A meal meant to symbolize "eternal friendship" caused two hundred Indians to die of an unknown poison. Nonchalantly stating an incident like this, Tommy Orange started his book, There There, which we are going to read in October. It's the story of indigenous folks in America, past and present. How they were betrayed, time and again, killed, punished, pushed aside with trivial excuses. Back in the old days, after killing a few Cherokees, their cut-off heads or hands were showed off as trophies or to raise money. Then, Hollywood came. From Mel Gibson to Kevin Costner to John Wayne tried to save the Indians from themselves, just like black-faced whites tried to save the blacks. How about today? Let's read There There and find out the complicated relationships between few Native American folks growing up in the city of Oakland, Calif and the meaning of home.
From NY Times' review: ".... In Tommy Orange's “There There,” an ambitious meditation on identity and its broken alternatives, on myth filtered through the lens of time and poverty and urban life, on tradition all the more pressing because of its fragility, it is as if he seeks to reconfigure Oakland as a locus of desire and dreams, to remake the city in the likeness of his large and fascinating set of characters."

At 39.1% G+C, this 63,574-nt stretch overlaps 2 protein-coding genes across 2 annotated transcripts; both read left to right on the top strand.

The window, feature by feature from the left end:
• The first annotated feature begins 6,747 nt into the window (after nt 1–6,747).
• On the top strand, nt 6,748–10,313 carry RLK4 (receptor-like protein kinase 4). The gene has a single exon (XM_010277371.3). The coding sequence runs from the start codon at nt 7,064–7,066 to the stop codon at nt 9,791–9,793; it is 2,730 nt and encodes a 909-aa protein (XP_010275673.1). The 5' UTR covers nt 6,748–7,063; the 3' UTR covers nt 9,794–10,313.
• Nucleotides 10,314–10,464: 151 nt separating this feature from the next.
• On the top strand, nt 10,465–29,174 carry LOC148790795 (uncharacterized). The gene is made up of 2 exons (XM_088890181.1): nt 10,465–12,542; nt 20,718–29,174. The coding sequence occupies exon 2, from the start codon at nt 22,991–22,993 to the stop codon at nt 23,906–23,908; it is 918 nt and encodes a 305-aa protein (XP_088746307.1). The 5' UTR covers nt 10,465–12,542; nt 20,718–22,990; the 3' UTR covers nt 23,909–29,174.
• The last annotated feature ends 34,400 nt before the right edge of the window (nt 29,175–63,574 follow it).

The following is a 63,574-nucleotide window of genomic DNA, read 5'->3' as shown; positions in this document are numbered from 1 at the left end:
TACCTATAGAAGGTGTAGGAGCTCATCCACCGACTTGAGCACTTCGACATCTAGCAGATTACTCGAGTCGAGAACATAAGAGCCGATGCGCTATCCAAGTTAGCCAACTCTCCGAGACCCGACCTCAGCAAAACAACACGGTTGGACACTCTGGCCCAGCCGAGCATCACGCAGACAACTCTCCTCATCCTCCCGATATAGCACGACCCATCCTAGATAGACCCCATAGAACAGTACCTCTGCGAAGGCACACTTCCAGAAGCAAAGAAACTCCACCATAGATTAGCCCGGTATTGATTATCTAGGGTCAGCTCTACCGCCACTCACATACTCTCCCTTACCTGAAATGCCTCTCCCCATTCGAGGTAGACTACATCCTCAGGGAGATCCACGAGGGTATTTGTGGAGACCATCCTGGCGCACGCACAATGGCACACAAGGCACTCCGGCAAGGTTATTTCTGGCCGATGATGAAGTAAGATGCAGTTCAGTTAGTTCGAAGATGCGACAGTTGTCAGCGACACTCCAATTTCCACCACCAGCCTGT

"The title of his book comes from Gertrude Stein — who, one of the book’s characters discovers, “found that she was talking about how the place where she’d grown up in Oakland had changed so much, that so much development had happened there, that the there of her childhood, the there there, was gone, there was no there there anymore.”......"
Moreover, happy to announce that this book is the winner of the 2019 PEN/Hemingway Award (https://pen.org/press-release/tommy-orange-wins-hemingway-award/) as well.
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